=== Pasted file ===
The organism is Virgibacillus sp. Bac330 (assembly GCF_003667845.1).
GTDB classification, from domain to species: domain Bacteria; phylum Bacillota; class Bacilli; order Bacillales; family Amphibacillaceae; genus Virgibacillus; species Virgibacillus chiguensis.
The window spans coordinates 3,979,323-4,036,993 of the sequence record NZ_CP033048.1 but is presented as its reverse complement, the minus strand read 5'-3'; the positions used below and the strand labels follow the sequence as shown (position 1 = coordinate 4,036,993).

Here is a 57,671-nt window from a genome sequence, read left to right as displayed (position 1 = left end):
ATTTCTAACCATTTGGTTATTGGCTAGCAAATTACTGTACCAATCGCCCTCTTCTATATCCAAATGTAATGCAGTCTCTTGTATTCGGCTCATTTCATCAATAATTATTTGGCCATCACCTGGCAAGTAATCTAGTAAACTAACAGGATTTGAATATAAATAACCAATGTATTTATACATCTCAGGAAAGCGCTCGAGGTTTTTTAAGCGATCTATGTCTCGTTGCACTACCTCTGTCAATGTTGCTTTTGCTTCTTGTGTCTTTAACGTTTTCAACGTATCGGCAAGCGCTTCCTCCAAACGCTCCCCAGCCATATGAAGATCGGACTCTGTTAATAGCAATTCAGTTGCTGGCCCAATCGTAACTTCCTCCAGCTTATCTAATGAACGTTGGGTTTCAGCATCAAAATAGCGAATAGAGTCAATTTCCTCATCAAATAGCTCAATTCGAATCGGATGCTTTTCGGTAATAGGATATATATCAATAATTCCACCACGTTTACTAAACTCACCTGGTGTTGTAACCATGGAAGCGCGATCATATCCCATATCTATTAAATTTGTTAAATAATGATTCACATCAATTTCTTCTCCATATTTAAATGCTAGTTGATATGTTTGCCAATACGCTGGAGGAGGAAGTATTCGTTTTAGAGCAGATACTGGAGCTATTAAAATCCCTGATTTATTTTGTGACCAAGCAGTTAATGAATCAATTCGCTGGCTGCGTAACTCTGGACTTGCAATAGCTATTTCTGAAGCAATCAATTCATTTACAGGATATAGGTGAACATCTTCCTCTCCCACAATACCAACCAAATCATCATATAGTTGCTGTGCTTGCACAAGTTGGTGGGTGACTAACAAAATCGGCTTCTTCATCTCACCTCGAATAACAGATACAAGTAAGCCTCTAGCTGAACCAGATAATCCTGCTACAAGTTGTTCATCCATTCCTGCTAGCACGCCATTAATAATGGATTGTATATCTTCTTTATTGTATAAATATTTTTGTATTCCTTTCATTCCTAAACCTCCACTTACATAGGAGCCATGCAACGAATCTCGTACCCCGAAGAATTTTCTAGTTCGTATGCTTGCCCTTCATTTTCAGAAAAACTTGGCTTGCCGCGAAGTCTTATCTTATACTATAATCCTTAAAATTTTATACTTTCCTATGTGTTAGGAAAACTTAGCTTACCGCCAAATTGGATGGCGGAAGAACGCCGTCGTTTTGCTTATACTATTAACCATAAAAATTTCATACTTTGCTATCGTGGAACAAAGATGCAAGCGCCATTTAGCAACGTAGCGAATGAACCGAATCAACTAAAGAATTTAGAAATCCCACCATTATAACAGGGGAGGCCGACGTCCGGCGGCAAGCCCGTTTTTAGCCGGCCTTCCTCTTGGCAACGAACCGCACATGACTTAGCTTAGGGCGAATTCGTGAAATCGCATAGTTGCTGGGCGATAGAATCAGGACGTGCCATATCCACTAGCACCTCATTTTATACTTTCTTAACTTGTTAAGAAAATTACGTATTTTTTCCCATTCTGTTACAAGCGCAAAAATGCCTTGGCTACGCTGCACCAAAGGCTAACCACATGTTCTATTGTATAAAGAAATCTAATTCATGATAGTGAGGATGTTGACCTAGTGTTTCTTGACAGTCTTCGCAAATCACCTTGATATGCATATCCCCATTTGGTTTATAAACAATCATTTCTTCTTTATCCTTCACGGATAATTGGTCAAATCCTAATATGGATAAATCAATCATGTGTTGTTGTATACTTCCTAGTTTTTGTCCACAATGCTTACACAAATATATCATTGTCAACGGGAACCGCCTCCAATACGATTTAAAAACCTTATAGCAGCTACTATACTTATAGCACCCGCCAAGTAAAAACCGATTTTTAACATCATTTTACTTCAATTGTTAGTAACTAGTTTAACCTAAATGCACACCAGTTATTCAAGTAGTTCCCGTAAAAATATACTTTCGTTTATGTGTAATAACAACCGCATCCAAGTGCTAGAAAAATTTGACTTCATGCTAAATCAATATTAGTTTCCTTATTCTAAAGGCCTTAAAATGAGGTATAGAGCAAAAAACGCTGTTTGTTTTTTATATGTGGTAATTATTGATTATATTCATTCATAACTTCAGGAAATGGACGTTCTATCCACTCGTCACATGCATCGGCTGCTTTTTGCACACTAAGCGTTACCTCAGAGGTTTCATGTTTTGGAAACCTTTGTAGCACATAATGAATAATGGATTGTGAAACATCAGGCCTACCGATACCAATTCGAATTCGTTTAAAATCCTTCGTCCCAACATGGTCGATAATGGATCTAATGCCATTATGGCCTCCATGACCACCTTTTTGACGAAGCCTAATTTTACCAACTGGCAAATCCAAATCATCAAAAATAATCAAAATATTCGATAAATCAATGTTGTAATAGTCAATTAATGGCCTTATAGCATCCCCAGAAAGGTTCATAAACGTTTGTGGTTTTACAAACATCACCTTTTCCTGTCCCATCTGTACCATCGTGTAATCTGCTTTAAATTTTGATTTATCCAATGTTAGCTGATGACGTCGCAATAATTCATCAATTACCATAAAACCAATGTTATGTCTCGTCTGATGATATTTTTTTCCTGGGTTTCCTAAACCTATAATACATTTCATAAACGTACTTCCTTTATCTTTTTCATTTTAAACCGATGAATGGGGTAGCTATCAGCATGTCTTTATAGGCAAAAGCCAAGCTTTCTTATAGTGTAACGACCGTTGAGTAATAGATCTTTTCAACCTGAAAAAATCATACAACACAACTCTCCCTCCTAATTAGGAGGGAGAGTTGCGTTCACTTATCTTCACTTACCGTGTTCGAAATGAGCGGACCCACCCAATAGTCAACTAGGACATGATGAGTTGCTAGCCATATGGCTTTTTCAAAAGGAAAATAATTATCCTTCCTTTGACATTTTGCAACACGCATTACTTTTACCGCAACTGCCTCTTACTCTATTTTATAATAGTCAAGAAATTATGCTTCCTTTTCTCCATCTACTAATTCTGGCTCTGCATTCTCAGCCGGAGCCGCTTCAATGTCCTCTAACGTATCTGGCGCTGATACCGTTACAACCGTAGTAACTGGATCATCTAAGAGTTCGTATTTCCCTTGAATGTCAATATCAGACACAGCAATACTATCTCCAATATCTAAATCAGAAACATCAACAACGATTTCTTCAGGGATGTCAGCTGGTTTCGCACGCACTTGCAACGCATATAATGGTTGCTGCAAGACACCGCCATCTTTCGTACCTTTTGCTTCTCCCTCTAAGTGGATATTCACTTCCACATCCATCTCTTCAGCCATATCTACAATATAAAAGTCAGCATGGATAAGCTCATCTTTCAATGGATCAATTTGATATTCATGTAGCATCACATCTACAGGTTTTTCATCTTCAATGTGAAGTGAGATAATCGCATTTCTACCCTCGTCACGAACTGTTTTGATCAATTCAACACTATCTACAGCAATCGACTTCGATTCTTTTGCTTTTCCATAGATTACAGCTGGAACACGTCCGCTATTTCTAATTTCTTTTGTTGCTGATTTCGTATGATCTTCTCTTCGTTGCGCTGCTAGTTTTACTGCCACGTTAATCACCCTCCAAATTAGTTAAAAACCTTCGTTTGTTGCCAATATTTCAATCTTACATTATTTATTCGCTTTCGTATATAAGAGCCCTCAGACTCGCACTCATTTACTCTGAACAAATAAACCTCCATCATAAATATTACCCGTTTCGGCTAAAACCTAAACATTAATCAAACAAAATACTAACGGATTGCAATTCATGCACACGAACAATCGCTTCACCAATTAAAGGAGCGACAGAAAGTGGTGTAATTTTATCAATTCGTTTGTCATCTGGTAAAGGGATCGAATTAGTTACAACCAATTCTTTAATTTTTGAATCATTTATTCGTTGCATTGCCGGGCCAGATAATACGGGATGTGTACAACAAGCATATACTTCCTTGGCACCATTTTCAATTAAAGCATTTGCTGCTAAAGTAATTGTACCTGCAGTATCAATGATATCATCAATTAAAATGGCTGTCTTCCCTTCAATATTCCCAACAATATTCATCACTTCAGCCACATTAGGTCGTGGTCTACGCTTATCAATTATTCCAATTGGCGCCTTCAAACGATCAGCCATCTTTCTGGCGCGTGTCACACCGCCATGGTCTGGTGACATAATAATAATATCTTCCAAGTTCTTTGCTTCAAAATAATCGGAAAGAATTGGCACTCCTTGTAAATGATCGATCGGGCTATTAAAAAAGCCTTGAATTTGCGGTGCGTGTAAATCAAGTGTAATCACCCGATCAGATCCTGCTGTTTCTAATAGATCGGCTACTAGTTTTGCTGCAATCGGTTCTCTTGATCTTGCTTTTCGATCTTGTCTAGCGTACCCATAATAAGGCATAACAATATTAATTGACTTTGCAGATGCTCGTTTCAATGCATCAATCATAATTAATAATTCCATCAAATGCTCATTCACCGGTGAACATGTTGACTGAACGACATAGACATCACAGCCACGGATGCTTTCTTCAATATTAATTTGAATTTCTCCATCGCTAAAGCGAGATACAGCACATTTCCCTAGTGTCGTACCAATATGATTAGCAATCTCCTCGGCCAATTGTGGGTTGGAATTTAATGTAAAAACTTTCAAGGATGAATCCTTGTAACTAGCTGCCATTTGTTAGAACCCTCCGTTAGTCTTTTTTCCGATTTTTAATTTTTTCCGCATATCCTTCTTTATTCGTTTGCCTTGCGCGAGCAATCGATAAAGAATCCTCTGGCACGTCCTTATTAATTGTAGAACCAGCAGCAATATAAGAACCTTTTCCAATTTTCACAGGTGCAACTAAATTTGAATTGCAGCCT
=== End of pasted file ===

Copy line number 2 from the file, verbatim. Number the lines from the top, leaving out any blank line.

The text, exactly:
GTDB classification, from domain to species: domain Bacteria; phylum Bacillota; class Bacilli; order Bacillales; family Amphibacillaceae; genus Virgibacillus; species Virgibacillus chiguensis.